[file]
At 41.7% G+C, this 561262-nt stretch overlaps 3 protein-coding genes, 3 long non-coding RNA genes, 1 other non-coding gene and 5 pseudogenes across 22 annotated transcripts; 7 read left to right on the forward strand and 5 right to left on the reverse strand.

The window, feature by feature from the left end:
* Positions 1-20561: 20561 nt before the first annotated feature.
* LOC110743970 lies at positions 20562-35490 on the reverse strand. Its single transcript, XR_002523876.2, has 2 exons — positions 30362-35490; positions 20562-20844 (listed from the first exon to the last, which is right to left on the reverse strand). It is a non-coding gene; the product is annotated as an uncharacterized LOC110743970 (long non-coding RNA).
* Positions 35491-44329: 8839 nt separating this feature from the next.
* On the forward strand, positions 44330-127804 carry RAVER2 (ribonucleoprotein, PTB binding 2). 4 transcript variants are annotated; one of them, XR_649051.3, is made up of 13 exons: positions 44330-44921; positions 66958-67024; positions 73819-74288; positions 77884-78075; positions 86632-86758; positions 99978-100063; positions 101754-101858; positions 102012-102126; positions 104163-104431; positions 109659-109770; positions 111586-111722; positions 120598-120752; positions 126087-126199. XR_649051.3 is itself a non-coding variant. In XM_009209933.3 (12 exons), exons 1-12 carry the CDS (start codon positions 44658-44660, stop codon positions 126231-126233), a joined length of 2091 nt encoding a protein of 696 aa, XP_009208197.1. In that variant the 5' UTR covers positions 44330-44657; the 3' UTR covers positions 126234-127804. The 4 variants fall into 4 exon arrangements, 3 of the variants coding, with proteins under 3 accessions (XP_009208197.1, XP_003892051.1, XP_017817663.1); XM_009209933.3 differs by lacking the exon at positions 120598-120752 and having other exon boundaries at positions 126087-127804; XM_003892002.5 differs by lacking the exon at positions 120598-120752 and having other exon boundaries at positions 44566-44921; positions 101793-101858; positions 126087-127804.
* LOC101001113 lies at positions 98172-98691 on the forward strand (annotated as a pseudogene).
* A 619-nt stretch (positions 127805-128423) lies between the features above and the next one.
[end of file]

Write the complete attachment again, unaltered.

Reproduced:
At 41.7% G+C, this 561262-nt stretch overlaps 3 protein-coding genes, 3 long non-coding RNA genes, 1 other non-coding gene and 5 pseudogenes across 22 annotated transcripts; 7 read left to right on the forward strand and 5 right to left on the reverse strand.

The window, feature by feature from the left end:
* Positions 1-20561: 20561 nt before the first annotated feature.
* LOC110743970 lies at positions 20562-35490 on the reverse strand. Its single transcript, XR_002523876.2, has 2 exons — positions 30362-35490; positions 20562-20844 (listed from the first exon to the last, which is right to left on the reverse strand). It is a non-coding gene; the product is annotated as an uncharacterized LOC110743970 (long non-coding RNA).
* Positions 35491-44329: 8839 nt separating this feature from the next.
* On the forward strand, positions 44330-127804 carry RAVER2 (ribonucleoprotein, PTB binding 2). 4 transcript variants are annotated; one of them, XR_649051.3, is made up of 13 exons: positions 44330-44921; positions 66958-67024; positions 73819-74288; positions 77884-78075; positions 86632-86758; positions 99978-100063; positions 101754-101858; positions 102012-102126; positions 104163-104431; positions 109659-109770; positions 111586-111722; positions 120598-120752; positions 126087-126199. XR_649051.3 is itself a non-coding variant. In XM_009209933.3 (12 exons), exons 1-12 carry the CDS (start codon positions 44658-44660, stop codon positions 126231-126233), a joined length of 2091 nt encoding a protein of 696 aa, XP_009208197.1. In that variant the 5' UTR covers positions 44330-44657; the 3' UTR covers positions 126234-127804. The 4 variants fall into 4 exon arrangements, 3 of the variants coding, with proteins under 3 accessions (XP_009208197.1, XP_003892051.1, XP_017817663.1); XM_009209933.3 differs by lacking the exon at positions 120598-120752 and having other exon boundaries at positions 126087-127804; XM_003892002.5 differs by lacking the exon at positions 120598-120752 and having other exon boundaries at positions 44566-44921; positions 101793-101858; positions 126087-127804.
* LOC101001113 lies at positions 98172-98691 on the forward strand (annotated as a pseudogene).
* A 619-nt stretch (positions 127805-128423) lies between the features above and the next one.